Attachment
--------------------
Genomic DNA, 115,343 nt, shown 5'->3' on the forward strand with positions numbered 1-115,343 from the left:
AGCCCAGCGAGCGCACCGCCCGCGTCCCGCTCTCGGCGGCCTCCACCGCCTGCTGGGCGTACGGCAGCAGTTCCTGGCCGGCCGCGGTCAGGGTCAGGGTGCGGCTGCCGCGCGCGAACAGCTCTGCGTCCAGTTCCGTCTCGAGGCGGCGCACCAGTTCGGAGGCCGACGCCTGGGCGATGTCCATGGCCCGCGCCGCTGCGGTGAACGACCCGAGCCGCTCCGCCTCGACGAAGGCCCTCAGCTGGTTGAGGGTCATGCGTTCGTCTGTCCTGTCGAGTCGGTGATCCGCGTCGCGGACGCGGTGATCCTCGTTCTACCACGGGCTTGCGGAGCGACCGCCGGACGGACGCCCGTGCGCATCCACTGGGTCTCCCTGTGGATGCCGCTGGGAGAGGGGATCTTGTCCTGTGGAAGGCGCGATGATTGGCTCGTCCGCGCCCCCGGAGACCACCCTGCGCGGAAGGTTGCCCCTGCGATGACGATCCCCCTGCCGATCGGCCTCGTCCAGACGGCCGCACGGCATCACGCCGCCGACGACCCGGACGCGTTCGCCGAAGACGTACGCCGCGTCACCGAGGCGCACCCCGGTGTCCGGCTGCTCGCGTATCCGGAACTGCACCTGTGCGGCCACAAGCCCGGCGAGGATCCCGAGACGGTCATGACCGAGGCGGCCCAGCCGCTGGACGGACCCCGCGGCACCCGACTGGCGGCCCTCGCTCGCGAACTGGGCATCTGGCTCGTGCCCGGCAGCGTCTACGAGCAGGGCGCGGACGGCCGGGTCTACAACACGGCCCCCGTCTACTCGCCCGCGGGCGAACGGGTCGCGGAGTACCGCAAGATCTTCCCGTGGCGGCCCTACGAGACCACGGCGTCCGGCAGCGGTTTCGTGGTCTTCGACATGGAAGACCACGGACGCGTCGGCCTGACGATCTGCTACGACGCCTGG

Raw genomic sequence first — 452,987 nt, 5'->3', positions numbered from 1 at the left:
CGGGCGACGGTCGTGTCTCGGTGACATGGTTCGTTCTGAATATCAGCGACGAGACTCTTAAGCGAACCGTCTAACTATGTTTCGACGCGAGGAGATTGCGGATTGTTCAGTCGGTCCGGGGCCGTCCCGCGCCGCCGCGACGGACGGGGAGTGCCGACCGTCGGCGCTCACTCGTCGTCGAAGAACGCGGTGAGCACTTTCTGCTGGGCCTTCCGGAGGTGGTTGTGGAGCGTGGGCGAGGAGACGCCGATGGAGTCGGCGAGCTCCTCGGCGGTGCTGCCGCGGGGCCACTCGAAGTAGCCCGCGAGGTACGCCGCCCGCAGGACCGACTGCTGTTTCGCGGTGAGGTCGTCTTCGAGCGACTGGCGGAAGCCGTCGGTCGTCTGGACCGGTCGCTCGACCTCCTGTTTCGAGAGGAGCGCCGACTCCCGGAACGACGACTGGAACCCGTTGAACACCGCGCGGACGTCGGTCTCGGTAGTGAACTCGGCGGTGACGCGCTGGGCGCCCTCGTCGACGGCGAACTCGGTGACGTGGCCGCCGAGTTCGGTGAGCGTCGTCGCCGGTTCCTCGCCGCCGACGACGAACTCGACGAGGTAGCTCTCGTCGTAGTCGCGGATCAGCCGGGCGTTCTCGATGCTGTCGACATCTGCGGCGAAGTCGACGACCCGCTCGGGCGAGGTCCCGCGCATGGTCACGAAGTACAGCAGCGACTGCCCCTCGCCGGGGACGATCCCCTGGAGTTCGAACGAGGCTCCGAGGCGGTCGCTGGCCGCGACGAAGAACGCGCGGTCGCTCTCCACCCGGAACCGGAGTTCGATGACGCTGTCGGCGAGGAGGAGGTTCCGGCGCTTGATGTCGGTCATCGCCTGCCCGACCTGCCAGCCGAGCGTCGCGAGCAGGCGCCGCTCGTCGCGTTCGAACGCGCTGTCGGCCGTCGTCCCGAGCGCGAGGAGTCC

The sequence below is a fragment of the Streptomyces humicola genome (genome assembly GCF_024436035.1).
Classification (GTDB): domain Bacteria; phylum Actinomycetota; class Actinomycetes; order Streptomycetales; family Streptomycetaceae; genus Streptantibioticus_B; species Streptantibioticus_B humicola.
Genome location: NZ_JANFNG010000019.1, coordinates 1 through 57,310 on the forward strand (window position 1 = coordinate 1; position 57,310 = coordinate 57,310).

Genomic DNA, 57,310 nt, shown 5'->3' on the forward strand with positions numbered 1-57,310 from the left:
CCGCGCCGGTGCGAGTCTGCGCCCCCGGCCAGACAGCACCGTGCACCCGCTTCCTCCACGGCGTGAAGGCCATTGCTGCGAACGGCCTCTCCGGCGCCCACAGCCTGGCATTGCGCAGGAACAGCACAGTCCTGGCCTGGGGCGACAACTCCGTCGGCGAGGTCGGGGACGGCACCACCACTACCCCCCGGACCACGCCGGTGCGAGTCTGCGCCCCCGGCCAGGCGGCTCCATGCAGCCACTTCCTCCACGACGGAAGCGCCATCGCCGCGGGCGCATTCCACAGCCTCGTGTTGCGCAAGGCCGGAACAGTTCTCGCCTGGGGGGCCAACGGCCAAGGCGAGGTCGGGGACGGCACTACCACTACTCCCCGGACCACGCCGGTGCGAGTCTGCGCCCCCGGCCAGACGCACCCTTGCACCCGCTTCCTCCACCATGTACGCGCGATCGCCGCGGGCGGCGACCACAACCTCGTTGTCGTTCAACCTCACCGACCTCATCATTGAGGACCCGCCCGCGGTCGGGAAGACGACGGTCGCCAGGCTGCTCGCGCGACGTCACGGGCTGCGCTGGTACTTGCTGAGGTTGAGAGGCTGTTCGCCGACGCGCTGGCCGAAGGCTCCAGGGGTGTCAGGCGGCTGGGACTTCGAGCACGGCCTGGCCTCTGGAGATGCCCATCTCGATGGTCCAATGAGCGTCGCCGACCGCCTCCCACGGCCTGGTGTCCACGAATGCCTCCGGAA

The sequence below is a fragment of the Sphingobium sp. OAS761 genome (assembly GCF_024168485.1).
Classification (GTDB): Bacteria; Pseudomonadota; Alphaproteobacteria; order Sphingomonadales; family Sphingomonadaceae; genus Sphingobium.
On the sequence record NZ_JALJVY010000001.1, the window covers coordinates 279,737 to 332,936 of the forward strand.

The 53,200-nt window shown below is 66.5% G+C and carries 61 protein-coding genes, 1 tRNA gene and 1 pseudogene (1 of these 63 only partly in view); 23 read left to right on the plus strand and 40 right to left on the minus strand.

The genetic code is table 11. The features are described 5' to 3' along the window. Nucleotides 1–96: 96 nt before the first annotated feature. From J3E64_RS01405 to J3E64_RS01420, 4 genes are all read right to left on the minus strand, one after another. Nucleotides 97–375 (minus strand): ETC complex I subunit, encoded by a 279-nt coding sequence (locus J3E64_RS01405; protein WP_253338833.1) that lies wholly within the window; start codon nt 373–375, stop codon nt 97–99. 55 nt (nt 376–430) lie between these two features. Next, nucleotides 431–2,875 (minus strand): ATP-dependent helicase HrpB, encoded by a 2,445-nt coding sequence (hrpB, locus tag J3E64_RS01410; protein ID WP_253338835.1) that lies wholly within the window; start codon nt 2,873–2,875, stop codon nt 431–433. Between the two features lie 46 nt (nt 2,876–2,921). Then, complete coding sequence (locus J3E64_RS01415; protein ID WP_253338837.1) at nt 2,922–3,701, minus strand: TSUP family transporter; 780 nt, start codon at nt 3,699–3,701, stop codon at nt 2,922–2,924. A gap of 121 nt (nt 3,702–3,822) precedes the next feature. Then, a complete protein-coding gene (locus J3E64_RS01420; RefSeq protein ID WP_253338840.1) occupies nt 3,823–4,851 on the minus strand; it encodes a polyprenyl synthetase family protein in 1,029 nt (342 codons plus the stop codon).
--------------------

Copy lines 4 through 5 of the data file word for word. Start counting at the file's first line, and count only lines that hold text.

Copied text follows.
CGGGCGACGGTCGTGTCTCGGTGACATGGTTCGTTCTGAATATCAGCGACGAGACTCTTAAGCGAACCGTCTAACTATGTTTCGACGCGAGGAGATTGCGGATTGTTCAGTCGGTCCGGGGCCGTCCCGCGCCGCCGCGACGGACGGGGAGTGCCGACCGTCGGCGCTCACTCGTCGTCGAAGAACGCGGTGAGCACTTTCTGCTGGGCCTTCCGGAGGTGGTTGTGGAGCGTGGGCGAGGAGACGCCGATGGAGTCGGCGAGCTCCTCGGCGGTGCTGCCGCGGGGCCACTCGAAGTAGCCCGCGAGGTACGCCGCCCGCAGGACCGACTGCTGTTTCGCGGTGAGGTCGTCTTCGAGCGACTGGCGGAAGCCGTCGGTCGTCTGGACCGGTCGCTCGACCTCCTGTTTCGAGAGGAGCGCCGACTCCCGGAACGACGACTGGAACCCGTTGAACACCGCGCGGACGTCGGTCTCGGTAGTGAACTCGGCGGTGACGCGCTGGGCGCCCTCGTCGACGGCGAACTCGGTGACGTGGCCGCCGAGTTCGGTGAGCGTCGTCGCCGGTTCCTCGCCGCCGACGACGAACTCGACGAGGTAGCTCTCGTCGTAGTCGCGGATCAGCCGGGCGTTCTCGATGCTGTCGACATCTGCGGCGAAGTCGACGACCCGCTCGGGCGAGGTCCCGCGCATGGTCACGAAGTACAGCAGCGACTGCCCCTCGCCGGGGACGATCCCCTGGAGTTCGAACGAGGCTCCGAGGCGGTCGCTGGCCGCGACGAAGAACGCGCGGTCGCTCTCCACCCGGAACCGGAGTTCGATGACGCTGTCGGCGAGGAGGAGGTTCCGGCGCTTGATGTCGGTCATCGCCTGCCCGACCTGCCAGCCGAGCGTCGCGAGCAGGCGCCGCTCGTCGCGTTCGAACGCGCTGTCGGCCGTCGTCCCGAGCGCGAGGAGTCC

The sequence below is a fragment of the Streptomyces humicola genome (genome assembly GCF_024436035.1).